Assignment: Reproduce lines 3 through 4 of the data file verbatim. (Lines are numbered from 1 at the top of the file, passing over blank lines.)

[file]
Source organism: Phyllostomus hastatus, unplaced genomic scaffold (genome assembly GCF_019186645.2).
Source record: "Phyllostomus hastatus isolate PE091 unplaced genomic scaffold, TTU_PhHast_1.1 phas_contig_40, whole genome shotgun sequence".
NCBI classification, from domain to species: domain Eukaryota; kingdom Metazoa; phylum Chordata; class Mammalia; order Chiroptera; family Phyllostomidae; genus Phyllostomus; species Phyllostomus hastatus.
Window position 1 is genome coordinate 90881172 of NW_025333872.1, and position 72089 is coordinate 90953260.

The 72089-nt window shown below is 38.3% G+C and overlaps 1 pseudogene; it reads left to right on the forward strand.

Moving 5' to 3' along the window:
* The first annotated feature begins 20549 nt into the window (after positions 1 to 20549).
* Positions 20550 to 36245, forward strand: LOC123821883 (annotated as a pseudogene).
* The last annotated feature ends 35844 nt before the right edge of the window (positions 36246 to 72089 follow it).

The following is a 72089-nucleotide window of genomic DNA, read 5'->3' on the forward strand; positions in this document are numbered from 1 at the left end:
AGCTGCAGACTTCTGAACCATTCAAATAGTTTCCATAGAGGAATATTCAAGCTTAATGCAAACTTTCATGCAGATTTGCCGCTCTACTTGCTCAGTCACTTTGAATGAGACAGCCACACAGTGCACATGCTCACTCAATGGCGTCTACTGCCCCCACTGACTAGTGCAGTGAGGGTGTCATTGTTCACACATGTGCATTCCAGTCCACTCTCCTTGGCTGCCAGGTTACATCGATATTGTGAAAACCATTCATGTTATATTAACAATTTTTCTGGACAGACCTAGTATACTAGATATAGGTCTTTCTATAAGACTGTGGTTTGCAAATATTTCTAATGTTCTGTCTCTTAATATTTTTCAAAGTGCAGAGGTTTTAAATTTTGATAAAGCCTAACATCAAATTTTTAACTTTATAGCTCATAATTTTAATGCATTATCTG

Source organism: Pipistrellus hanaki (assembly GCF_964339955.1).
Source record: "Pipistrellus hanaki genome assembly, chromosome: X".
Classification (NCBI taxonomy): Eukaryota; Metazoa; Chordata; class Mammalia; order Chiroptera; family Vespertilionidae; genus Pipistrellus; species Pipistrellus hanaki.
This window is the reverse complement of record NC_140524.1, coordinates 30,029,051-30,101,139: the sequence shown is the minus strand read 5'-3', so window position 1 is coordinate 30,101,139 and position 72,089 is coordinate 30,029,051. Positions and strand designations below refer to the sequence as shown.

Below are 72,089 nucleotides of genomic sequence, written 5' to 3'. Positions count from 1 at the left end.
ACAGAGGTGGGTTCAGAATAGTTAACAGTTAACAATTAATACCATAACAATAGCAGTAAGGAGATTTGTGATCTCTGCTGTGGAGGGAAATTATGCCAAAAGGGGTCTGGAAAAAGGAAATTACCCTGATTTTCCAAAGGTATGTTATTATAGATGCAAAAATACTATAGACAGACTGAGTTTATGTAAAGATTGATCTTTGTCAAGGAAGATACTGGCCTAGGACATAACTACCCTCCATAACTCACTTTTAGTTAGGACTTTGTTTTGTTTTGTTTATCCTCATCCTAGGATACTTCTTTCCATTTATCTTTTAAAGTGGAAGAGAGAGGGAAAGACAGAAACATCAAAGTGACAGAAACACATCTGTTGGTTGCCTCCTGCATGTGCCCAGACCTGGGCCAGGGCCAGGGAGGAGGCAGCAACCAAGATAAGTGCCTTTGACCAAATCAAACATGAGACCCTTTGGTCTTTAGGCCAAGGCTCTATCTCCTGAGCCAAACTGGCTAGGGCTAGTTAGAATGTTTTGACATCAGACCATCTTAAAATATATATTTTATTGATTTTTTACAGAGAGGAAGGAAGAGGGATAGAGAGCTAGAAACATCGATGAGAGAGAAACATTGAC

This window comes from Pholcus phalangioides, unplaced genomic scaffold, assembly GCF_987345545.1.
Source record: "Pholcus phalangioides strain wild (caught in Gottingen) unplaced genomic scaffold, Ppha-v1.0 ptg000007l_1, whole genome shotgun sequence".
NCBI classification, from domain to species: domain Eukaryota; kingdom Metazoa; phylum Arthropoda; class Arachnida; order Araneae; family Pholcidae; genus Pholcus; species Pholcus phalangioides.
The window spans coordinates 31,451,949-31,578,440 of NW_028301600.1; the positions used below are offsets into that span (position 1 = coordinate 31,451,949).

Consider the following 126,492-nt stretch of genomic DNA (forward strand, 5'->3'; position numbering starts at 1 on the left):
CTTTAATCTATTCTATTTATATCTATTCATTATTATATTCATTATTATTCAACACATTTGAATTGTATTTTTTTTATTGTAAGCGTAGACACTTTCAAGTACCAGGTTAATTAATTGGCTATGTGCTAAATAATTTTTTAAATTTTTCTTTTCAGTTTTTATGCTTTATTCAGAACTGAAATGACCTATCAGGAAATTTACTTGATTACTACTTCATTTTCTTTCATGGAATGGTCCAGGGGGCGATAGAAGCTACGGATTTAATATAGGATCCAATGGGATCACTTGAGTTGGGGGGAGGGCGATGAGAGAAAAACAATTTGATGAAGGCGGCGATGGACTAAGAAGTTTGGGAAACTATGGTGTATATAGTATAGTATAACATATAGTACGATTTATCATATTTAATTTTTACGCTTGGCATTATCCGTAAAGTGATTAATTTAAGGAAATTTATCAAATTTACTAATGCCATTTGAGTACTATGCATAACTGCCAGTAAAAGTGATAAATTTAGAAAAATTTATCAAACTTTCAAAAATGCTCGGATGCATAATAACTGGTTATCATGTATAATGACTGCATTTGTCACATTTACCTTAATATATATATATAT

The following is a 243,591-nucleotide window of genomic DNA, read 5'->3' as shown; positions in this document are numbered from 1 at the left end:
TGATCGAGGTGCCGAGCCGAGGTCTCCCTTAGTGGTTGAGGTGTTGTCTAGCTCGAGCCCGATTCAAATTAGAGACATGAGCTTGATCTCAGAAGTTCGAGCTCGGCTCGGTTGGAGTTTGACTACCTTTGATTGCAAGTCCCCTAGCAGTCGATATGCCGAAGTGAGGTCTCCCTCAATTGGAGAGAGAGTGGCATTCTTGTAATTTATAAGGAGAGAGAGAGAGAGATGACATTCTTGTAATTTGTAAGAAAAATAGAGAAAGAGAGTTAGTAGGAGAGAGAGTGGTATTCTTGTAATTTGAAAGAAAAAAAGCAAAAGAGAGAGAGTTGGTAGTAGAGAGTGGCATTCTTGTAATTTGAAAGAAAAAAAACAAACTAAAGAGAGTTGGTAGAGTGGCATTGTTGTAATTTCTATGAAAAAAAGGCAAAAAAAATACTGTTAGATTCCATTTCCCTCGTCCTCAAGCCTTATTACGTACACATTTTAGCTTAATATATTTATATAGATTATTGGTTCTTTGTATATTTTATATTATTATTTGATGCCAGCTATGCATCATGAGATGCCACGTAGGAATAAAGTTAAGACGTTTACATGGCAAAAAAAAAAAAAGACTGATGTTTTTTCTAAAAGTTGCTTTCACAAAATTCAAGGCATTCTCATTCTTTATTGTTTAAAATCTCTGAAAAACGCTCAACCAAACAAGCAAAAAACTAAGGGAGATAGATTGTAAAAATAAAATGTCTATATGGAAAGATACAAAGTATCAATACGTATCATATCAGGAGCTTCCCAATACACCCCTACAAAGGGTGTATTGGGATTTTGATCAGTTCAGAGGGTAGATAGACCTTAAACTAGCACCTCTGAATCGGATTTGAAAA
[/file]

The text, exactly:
NCBI classification, from domain to species: domain Eukaryota; kingdom Metazoa; phylum Chordata; class Mammalia; order Chiroptera; family Phyllostomidae; genus Phyllostomus; species Phyllostomus hastatus.
Window position 1 is genome coordinate 90881172 of NW_025333872.1, and position 72089 is coordinate 90953260.